Should Your Employees Toughen Up or Soften Up?

Do you need your employees to toughen up? Might your organizational dollars and leadership efforts be better spent on helping your people to soften up instead?

Loving a Broken Body

By Billi Gordon Ph.D. on August 13, 2017 in Obesely Speaking
I lost 290 pounds in six months by giving up rage, anger, humiliation, and suffering.

What is the Fascination With the Upcoming Solar Eclipse?

By Lori Russell-Chapin Ph.D. on August 13, 2017 in Brain Waves
How might this solar eclipse help us in the understanding of ourselves and our shadow?

The #1 Brain-Scrambling Apology

Let's de-code the most brain-scrambling apology of them all.

How Over-Learning can Solidify a Skill

Can practicing a skill beyond the point of mastery solidify it in memory? Study suggests it can, and that neural inhibition might prevent interference by another task.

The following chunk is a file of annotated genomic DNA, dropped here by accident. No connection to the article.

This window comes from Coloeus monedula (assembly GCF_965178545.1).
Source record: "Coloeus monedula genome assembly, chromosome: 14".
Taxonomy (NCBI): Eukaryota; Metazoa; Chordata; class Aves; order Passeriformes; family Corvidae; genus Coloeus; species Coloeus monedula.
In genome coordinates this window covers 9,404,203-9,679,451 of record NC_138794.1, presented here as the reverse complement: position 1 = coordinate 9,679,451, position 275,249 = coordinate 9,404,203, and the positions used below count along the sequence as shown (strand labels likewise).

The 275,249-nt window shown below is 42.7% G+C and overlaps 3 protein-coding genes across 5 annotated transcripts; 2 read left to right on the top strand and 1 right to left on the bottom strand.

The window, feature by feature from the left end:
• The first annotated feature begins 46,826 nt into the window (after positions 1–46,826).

The Cerebellum May Be Part of Brain's "Reality-Check" System

By Christopher Bergland on August 11, 2017 in The Athlete's Way
Researchers at Yale University have identified a link between the cerebellum (Latin for "little brain") and someone's susceptibility to Pavlovian conditioned hallucinations.

Debunking Neuromyths: Eight Common Brain Myths Set Straight

By Christopher Bergland on August 10, 2017 in The Athlete's Way
A new study puts brain myths in the spotlight. True or false: "Some people are left-brained and some of us are right-brained." Many believe this myth is true. It's not.

Preventing Hangovers

By Nigel Barber Ph.D. on August 10, 2017 in The Human Beast
They can have adverse effects on productivity, health, and well being. Is there an effective remedy?